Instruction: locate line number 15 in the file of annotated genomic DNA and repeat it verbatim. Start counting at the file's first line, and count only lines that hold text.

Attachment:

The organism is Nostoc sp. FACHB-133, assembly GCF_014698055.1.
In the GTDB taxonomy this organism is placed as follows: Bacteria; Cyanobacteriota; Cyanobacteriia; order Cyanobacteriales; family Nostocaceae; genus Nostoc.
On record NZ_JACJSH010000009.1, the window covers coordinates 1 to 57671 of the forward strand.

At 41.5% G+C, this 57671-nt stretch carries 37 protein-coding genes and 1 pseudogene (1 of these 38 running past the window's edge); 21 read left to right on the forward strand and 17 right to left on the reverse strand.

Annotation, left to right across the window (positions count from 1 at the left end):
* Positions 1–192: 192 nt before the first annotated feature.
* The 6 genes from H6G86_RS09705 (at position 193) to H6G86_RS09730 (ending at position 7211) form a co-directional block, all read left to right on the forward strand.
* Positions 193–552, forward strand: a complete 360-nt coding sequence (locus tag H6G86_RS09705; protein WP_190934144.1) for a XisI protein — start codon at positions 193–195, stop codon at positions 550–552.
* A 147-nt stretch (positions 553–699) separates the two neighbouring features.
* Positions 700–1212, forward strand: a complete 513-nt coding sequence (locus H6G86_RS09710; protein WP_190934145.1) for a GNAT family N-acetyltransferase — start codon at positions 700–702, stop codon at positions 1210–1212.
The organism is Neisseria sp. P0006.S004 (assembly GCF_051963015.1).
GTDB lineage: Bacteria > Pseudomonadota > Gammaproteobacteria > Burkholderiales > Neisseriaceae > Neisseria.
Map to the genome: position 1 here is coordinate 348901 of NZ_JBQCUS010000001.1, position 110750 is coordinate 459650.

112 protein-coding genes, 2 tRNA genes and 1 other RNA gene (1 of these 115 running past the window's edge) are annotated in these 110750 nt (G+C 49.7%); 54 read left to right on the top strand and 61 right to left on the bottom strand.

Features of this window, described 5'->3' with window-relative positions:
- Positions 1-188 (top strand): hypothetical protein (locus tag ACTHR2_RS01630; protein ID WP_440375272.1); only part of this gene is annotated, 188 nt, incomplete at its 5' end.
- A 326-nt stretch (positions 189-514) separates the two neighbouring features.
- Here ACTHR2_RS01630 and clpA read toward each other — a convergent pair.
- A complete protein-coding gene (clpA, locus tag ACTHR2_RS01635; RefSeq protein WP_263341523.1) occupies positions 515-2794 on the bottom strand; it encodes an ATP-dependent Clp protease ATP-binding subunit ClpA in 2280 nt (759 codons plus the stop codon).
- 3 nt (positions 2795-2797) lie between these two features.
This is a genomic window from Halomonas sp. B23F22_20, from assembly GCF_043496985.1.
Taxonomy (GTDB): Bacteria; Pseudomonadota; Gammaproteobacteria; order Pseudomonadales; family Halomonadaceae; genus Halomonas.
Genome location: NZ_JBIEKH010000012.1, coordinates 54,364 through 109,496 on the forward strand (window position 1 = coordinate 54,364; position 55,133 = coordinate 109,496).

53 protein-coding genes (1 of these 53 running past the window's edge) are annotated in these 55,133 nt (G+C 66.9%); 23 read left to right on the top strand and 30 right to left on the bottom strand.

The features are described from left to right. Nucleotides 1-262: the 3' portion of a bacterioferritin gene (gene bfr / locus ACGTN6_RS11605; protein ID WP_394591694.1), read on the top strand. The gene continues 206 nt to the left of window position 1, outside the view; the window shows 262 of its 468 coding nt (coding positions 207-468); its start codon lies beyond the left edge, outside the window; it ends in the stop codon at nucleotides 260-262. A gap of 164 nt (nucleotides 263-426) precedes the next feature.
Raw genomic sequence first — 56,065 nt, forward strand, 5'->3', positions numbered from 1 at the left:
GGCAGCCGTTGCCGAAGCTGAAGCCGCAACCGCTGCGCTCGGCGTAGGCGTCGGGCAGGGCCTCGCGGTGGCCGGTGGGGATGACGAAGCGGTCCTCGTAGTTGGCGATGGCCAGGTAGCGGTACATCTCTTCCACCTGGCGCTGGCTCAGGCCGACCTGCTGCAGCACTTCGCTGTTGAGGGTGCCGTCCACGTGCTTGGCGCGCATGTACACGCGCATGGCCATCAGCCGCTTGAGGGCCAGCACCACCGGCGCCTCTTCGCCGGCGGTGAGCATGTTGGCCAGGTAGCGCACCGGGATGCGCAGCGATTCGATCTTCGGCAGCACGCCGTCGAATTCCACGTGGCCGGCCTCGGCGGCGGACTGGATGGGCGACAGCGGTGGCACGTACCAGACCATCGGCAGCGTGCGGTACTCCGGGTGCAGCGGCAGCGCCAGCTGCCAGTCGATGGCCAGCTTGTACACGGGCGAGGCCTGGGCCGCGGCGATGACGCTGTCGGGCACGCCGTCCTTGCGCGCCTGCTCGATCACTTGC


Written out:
Features of this window, described 5'->3' with window-relative positions: